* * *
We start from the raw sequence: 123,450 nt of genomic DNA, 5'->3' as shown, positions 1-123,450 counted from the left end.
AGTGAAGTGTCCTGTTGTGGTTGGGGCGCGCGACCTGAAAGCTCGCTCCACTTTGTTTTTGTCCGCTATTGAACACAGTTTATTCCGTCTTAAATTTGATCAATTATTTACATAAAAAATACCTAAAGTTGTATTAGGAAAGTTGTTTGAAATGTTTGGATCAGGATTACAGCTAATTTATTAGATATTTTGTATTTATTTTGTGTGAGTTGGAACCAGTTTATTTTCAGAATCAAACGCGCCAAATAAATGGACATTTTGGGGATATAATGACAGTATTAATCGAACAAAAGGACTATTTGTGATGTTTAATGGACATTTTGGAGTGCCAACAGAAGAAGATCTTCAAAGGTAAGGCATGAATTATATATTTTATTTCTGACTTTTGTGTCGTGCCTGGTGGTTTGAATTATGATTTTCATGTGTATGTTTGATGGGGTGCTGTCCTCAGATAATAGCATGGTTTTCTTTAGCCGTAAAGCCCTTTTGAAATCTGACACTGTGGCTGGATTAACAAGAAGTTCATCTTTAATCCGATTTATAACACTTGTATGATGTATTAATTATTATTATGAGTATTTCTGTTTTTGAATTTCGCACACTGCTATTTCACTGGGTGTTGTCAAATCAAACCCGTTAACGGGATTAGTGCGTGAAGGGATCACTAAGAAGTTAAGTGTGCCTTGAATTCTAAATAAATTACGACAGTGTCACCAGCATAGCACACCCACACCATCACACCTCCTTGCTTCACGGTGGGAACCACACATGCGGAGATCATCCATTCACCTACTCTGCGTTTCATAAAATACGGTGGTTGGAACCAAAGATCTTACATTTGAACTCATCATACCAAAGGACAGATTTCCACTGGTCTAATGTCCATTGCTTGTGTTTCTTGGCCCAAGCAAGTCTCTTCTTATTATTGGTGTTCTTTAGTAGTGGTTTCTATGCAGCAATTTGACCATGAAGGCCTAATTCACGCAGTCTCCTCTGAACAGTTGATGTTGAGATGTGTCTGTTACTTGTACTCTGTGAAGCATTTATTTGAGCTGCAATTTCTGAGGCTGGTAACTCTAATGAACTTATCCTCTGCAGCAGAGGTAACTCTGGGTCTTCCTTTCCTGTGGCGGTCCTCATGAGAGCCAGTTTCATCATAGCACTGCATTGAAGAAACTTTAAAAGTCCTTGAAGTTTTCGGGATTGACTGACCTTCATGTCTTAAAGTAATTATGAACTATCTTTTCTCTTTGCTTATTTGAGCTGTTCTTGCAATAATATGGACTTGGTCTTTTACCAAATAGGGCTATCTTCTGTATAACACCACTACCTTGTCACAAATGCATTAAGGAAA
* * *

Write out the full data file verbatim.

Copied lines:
We start from the raw sequence: 123,450 nt of genomic DNA, 5'->3' as shown, positions 1-123,450 counted from the left end.
AGTGAAGTGTCCTGTTGTGGTTGGGGCGCGCGACCTGAAAGCTCGCTCCACTTTGTTTTTGTCCGCTATTGAACACAGTTTATTCCGTCTTAAATTTGATCAATTATTTACATAAAAAATACCTAAAGTTGTATTAGGAAAGTTGTTTGAAATGTTTGGATCAGGATTACAGCTAATTTATTAGATATTTTGTATTTATTTTGTGTGAGTTGGAACCAGTTTATTTTCAGAATCAAACGCGCCAAATAAATGGACATTTTGGGGATATAATGACAGTATTAATCGAACAAAAGGACTATTTGTGATGTTTAATGGACATTTTGGAGTGCCAACAGAAGAAGATCTTCAAAGGTAAGGCATGAATTATATATTTTATTTCTGACTTTTGTGTCGTGCCTGGTGGTTTGAATTATGATTTTCATGTGTATGTTTGATGGGGTGCTGTCCTCAGATAATAGCATGGTTTTCTTTAGCCGTAAAGCCCTTTTGAAATCTGACACTGTGGCTGGATTAACAAGAAGTTCATCTTTAATCCGATTTATAACACTTGTATGATGTATTAATTATTATTATGAGTATTTCTGTTTTTGAATTTCGCACACTGCTATTTCACTGGGTGTTGTCAAATCAAACCCGTTAACGGGATTAGTGCGTGAAGGGATCACTAAGAAGTTAAGTGTGCCTTGAATTCTAAATAAATTACGACAGTGTCACCAGCATAGCACACCCACACCATCACACCTCCTTGCTTCACGGTGGGAACCACACATGCGGAGATCATCCATTCACCTACTCTGCGTTTCATAAAATACGGTGGTTGGAACCAAAGATCTTACATTTGAACTCATCATACCAAAGGACAGATTTCCACTGGTCTAATGTCCATTGCTTGTGTTTCTTGGCCCAAGCAAGTCTCTTCTTATTATTGGTGTTCTTTAGTAGTGGTTTCTATGCAGCAATTTGACCATGAAGGCCTAATTCACGCAGTCTCCTCTGAACAGTTGATGTTGAGATGTGTCTGTTACTTGTACTCTGTGAAGCATTTATTTGAGCTGCAATTTCTGAGGCTGGTAACTCTAATGAACTTATCCTCTGCAGCAGAGGTAACTCTGGGTCTTCCTTTCCTGTGGCGGTCCTCATGAGAGCCAGTTTCATCATAGCACTGCATTGAAGAAACTTTAAAAGTCCTTGAAGTTTTCGGGATTGACTGACCTTCATGTCTTAAAGTAATTATGAACTATCTTTTCTCTTTGCTTATTTGAGCTGTTCTTGCAATAATATGGACTTGGTCTTTTACCAAATAGGGCTATCTTCTGTATAACACCACTACCTTGTCACAAATGCATTAAGGAAA